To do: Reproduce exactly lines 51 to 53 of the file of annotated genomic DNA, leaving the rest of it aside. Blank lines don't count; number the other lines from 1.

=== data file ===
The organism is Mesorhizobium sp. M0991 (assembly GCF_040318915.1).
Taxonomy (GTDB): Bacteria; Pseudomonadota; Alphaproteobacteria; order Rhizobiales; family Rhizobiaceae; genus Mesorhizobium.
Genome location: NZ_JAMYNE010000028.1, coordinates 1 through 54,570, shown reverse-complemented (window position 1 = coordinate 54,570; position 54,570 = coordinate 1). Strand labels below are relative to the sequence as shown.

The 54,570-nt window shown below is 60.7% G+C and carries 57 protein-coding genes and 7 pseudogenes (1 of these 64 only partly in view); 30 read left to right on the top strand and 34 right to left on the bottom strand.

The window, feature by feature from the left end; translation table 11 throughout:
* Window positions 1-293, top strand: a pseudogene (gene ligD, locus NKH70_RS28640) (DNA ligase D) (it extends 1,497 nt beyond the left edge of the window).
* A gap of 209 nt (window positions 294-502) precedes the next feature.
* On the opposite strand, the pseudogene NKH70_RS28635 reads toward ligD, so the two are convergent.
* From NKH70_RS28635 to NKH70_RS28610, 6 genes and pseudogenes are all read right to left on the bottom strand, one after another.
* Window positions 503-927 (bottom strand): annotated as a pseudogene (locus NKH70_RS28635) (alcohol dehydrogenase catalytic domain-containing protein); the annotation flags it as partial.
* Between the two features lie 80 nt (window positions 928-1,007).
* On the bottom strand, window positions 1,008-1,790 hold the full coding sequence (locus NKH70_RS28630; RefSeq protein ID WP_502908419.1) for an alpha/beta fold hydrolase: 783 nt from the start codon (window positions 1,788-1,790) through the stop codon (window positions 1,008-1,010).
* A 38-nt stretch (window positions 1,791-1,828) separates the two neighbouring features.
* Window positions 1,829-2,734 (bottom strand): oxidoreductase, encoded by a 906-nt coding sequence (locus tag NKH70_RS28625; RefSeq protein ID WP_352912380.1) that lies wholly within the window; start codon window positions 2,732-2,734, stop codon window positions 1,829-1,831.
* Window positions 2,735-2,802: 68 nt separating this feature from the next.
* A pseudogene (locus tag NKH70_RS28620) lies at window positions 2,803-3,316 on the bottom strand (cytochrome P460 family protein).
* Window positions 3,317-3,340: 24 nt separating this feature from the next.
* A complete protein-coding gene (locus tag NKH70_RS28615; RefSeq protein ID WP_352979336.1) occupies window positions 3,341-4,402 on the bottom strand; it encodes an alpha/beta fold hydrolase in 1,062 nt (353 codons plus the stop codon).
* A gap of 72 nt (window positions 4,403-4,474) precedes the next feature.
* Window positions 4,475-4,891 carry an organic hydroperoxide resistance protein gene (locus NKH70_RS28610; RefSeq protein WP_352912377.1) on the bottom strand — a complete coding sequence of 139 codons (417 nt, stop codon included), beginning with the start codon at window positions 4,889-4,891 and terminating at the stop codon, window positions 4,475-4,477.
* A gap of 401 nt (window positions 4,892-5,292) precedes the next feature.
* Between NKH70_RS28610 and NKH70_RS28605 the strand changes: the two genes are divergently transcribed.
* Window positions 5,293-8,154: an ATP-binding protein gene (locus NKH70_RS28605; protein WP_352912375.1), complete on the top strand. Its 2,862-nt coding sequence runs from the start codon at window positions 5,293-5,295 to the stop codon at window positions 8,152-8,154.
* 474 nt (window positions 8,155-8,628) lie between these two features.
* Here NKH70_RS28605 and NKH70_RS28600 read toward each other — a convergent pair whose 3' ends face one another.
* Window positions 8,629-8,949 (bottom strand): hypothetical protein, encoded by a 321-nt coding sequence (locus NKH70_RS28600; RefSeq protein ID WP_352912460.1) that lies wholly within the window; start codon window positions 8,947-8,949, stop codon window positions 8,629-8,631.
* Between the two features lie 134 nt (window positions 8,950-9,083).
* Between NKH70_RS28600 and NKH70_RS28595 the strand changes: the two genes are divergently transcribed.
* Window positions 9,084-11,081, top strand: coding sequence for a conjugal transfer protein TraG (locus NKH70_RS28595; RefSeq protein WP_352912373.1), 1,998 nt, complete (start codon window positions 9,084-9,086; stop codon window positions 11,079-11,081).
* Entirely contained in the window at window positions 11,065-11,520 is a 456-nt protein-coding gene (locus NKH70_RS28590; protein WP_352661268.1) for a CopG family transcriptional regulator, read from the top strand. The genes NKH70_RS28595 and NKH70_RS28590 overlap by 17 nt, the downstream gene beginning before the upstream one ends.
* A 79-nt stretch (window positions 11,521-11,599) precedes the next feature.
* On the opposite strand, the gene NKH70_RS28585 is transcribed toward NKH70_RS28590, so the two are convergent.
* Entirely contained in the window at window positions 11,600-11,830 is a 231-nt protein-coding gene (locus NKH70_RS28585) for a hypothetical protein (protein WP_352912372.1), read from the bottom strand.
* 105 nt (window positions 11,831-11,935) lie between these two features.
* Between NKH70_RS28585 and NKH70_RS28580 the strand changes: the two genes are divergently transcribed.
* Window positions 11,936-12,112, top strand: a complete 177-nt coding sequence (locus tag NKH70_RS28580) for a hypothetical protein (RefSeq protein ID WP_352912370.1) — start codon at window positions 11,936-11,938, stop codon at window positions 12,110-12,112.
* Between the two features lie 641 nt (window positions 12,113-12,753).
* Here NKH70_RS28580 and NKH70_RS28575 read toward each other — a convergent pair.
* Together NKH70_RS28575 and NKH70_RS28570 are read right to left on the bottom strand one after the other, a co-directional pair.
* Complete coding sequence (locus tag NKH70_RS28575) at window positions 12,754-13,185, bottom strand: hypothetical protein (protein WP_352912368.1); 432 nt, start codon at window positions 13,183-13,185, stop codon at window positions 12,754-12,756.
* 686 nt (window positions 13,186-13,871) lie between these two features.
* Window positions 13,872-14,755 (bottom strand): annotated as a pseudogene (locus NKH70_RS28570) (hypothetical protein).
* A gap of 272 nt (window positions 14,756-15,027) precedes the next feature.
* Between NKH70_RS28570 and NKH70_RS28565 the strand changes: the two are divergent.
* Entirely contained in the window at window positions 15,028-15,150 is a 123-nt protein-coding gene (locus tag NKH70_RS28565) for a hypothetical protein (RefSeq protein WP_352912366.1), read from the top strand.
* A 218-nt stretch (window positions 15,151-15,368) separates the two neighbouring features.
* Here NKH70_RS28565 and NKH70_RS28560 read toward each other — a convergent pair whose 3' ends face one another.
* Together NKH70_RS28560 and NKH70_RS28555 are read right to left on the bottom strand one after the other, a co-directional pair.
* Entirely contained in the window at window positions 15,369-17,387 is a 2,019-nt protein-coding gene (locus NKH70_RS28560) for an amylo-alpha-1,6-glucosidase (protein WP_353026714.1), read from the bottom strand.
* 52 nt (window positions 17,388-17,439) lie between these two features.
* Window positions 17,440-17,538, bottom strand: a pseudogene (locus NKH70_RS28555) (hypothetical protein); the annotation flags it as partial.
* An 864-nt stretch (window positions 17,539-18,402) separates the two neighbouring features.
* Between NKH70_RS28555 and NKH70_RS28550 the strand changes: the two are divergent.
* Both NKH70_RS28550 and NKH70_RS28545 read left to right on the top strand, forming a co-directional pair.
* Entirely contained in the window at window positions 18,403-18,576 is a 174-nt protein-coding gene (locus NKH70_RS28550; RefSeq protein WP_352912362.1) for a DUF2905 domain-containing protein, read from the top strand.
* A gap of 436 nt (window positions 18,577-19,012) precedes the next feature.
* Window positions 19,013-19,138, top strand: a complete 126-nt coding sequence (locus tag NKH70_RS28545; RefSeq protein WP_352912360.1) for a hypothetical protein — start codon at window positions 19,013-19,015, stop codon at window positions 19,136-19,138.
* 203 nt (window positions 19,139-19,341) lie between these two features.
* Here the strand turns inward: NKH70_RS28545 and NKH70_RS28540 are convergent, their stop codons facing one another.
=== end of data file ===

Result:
* Window positions 17,440-17,538, bottom strand: a pseudogene (locus NKH70_RS28555) (hypothetical protein); the annotation flags it as partial.
* An 864-nt stretch (window positions 17,539-18,402) separates the two neighbouring features.
* Between NKH70_RS28555 and NKH70_RS28550 the strand changes: the two are divergent.